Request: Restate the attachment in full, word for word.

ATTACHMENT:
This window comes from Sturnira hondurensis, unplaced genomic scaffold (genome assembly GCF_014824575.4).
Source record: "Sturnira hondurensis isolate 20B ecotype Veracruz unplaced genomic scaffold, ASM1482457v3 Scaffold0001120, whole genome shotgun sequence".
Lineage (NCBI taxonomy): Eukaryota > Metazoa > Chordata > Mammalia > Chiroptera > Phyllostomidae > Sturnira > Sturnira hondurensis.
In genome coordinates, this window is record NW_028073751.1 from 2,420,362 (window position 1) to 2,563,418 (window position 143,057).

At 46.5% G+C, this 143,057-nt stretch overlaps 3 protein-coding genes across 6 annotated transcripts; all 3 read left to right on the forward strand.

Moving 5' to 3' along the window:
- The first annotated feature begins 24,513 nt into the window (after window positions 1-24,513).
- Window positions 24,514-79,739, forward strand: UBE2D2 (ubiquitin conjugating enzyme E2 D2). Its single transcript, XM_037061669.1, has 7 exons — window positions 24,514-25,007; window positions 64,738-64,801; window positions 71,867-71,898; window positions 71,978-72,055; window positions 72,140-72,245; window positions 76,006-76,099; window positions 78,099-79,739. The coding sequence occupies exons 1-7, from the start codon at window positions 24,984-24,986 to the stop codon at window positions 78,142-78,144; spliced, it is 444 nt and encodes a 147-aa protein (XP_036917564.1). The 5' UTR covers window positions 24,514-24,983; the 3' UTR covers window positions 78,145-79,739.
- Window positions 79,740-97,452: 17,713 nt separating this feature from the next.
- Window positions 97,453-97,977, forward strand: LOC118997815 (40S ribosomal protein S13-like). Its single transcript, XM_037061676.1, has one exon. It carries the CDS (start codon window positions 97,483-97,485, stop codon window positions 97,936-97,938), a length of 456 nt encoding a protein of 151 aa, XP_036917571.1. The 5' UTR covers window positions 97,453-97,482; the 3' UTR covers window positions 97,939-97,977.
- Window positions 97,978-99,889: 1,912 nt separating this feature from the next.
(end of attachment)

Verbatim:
This window comes from Sturnira hondurensis, unplaced genomic scaffold (genome assembly GCF_014824575.4).
Source record: "Sturnira hondurensis isolate 20B ecotype Veracruz unplaced genomic scaffold, ASM1482457v3 Scaffold0001120, whole genome shotgun sequence".
Lineage (NCBI taxonomy): Eukaryota > Metazoa > Chordata > Mammalia > Chiroptera > Phyllostomidae > Sturnira > Sturnira hondurensis.
In genome coordinates, this window is record NW_028073751.1 from 2,420,362 (window position 1) to 2,563,418 (window position 143,057).

At 46.5% G+C, this 143,057-nt stretch overlaps 3 protein-coding genes across 6 annotated transcripts; all 3 read left to right on the forward strand.

Moving 5' to 3' along the window:
- The first annotated feature begins 24,513 nt into the window (after window positions 1-24,513).
- Window positions 24,514-79,739, forward strand: UBE2D2 (ubiquitin conjugating enzyme E2 D2). Its single transcript, XM_037061669.1, has 7 exons — window positions 24,514-25,007; window positions 64,738-64,801; window positions 71,867-71,898; window positions 71,978-72,055; window positions 72,140-72,245; window positions 76,006-76,099; window positions 78,099-79,739. The coding sequence occupies exons 1-7, from the start codon at window positions 24,984-24,986 to the stop codon at window positions 78,142-78,144; spliced, it is 444 nt and encodes a 147-aa protein (XP_036917564.1). The 5' UTR covers window positions 24,514-24,983; the 3' UTR covers window positions 78,145-79,739.
- Window positions 79,740-97,452: 17,713 nt separating this feature from the next.
- Window positions 97,453-97,977, forward strand: LOC118997815 (40S ribosomal protein S13-like). Its single transcript, XM_037061676.1, has one exon. It carries the CDS (start codon window positions 97,483-97,485, stop codon window positions 97,936-97,938), a length of 456 nt encoding a protein of 151 aa, XP_036917571.1. The 5' UTR covers window positions 97,453-97,482; the 3' UTR covers window positions 97,939-97,977.
- Window positions 97,978-99,889: 1,912 nt separating this feature from the next.